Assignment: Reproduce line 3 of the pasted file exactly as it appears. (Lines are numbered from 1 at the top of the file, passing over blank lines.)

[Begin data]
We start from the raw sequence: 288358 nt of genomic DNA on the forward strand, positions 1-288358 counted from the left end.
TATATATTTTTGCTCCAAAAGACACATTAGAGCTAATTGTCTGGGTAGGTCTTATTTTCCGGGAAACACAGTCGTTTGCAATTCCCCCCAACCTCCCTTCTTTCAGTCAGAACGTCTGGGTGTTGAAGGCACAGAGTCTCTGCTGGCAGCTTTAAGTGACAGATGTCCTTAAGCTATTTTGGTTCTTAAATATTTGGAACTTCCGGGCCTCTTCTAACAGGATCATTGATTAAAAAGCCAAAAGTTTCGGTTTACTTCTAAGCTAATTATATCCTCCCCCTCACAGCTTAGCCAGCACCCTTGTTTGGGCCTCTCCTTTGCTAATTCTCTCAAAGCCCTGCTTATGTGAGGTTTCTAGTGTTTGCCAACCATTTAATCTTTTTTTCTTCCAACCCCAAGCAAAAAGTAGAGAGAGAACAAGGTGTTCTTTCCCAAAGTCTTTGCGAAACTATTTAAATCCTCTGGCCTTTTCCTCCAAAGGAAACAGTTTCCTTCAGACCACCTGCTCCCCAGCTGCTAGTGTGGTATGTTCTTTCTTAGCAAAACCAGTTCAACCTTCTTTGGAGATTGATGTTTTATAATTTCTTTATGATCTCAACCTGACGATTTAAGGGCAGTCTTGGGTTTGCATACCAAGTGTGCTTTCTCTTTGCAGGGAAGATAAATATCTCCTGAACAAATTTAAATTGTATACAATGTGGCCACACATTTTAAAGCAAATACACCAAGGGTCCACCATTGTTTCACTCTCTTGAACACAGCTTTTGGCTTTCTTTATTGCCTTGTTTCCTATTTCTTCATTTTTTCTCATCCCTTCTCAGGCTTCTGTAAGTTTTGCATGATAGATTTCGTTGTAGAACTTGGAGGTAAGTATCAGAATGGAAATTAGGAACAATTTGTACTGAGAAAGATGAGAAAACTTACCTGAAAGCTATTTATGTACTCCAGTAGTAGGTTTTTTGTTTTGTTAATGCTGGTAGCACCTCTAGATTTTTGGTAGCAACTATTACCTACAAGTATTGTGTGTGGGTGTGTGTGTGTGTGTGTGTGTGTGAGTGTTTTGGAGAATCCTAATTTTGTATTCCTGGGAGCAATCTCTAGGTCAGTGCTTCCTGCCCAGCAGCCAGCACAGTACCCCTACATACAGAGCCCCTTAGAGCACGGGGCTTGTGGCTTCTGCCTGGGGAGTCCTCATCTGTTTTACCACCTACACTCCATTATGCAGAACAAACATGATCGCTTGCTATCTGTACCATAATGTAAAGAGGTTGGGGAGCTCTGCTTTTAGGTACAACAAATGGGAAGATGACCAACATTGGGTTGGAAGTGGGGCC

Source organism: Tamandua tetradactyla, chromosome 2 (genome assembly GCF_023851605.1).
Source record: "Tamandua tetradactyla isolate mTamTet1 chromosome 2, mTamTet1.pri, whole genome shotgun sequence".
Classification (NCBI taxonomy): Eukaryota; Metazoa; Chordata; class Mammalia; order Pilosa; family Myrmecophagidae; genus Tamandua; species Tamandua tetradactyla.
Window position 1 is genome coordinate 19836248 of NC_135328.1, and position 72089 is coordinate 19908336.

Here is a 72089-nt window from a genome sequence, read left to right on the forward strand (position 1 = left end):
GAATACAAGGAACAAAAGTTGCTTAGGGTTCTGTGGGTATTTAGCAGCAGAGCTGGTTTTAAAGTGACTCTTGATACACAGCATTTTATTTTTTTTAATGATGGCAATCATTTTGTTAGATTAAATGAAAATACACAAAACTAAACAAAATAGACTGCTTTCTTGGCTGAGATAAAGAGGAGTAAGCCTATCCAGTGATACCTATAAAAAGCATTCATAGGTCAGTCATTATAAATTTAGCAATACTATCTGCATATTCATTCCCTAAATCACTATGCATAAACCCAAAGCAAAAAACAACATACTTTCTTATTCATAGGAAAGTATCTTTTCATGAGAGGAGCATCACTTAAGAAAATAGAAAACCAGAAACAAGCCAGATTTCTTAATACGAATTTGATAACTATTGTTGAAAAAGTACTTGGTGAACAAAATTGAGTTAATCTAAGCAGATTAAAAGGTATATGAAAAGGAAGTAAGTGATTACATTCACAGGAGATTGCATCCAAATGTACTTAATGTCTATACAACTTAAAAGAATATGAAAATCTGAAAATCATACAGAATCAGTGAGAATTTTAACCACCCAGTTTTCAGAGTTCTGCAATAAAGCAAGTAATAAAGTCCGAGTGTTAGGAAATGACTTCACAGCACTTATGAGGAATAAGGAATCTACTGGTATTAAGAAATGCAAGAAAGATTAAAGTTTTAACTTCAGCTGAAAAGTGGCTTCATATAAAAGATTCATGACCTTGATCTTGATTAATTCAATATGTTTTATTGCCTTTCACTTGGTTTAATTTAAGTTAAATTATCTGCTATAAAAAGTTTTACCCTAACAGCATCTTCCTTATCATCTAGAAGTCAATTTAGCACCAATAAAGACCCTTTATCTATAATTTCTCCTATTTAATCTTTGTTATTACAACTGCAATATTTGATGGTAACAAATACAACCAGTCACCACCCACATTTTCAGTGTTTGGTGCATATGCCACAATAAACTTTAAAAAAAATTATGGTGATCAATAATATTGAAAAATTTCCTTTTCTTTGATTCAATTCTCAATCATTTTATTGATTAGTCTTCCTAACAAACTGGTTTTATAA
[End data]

Source organism: Tamandua tetradactyla, chromosome 2 (genome assembly GCF_023851605.1).